## Card Puzzle, Part 1

This week’s post is a puzzle.  It is not even a relatively new puzzle… but I think it’s a good one, because the problem, and more precisely one of its several solutions, have an interesting relationship to some slightly more practical situations that I have been asked about recently.  (As a teaser, I recall being involved at least once in such a “practical” situation, that nearly escalated to physical confrontation.  It is strange the things that people feel strongly about.)

Before going into more detail, though, it has been suggested– correctly, I think– that I tend to spoil possibly interesting problems by including solutions in the same post.  To remedy that, following is just the statement of the problem.  Discussion is welcome in the comments; I will continue next week with my view of the problem and how I think it applies elsewhere.

Consider a standard, shuffled poker deck of 52 playing cards, of which 26 are red and 26 are black.  I place the deck face down on a table.  I will draw a card, one at a time, from the top of the pile and place it face up on the table for you to see whether it is red or black.  At some point before drawing the last card in the deck, you must say, “Stop.”  If the next card that I turn over is red, you win one dollar.  If it is black, you lose one dollar.

What is the optimal strategy for playing this game, and what is the probability of winning?

This entry was posted in Uncategorized. Bookmark the permalink.

### 3 Responses to Card Puzzle, Part 1

1. Chris says:

The obvious strategy would be to wait until I’ve seen 26 of one color or the other, and in the event I run into the second-to-last card without this happening, I just take a guess. Unless I’ve got this wrong, the odds of the last two cards being different colors is 26/51, and the odds of me guessing incorrectly in this event is 1/2, so that strategy gives me 13/51 chance of losing. Because the losses and wins are both \$1, this looks like a good bet.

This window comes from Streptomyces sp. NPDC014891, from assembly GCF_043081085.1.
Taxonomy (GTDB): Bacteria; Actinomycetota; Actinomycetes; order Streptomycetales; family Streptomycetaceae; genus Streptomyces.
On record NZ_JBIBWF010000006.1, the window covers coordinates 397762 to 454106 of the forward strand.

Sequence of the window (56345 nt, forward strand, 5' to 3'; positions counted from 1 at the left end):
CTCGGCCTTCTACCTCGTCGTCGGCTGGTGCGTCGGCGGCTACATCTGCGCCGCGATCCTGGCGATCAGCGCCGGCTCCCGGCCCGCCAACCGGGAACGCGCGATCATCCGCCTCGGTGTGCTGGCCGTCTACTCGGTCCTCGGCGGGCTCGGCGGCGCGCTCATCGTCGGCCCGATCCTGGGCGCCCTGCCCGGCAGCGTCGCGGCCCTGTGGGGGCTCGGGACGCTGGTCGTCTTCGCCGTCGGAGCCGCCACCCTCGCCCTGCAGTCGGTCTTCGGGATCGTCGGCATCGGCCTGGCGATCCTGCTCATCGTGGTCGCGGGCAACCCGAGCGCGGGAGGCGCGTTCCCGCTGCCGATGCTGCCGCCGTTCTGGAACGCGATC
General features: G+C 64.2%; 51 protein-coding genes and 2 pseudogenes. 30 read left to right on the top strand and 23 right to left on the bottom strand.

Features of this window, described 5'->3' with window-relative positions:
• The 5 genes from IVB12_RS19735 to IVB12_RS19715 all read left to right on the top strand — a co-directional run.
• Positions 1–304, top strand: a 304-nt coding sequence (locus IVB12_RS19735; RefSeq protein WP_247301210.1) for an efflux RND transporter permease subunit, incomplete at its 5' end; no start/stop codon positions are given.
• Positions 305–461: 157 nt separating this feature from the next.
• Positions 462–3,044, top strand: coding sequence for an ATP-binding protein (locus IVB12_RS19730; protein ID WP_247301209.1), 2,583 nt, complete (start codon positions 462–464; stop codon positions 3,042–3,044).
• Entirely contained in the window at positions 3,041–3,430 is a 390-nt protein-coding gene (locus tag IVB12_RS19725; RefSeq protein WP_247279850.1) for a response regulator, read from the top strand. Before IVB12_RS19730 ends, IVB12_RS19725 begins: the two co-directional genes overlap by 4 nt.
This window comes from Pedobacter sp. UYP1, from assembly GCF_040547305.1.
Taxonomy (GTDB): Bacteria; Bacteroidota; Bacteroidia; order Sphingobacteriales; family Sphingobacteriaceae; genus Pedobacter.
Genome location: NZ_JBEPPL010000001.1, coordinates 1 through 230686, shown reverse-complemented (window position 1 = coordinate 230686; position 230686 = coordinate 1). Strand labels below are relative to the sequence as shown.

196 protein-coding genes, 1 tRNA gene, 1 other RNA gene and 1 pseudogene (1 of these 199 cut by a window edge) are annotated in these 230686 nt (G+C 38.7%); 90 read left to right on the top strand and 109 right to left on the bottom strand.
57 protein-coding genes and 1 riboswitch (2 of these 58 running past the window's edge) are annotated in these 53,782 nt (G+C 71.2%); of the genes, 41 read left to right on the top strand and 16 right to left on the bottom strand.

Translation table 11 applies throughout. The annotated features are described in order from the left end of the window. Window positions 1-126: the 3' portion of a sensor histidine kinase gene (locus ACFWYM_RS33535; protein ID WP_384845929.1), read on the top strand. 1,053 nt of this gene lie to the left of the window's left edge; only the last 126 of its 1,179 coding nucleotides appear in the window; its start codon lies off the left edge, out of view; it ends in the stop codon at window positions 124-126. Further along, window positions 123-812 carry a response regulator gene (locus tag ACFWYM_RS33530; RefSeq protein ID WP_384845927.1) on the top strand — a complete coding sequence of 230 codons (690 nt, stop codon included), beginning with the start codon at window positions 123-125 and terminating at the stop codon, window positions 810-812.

That’s just the obvious strategy, not necessarily the optimal one.

2. Chris says:

I just realized I understood the problem slightly. There’s no guessing the color, it’s just a “stop,” so that changes the odds (and I probably calculated these wrong): 25/102 that the last two cards are black (I lose), 26/51 of them being different (1/2 odds I win), leaving 25/102 that at least last two cards are red (I win). So that strategy has a 1/2 chance of winning.

3. Right, and this is a detail of the rules that is worth emphasizing. In fact, if you were allowed to guess the color of the next card (vs. guessing when the next card will be red), then an optimal strategy wins with probability 1. For example, let 51 cards go by, after which you know what the color of the remaining card must be.

Your calculation of probabilities for this strategy is correct; the problem is to find an improvement, or to show that none exists.

This site uses Akismet to reduce spam. Learn how your comment data is processed.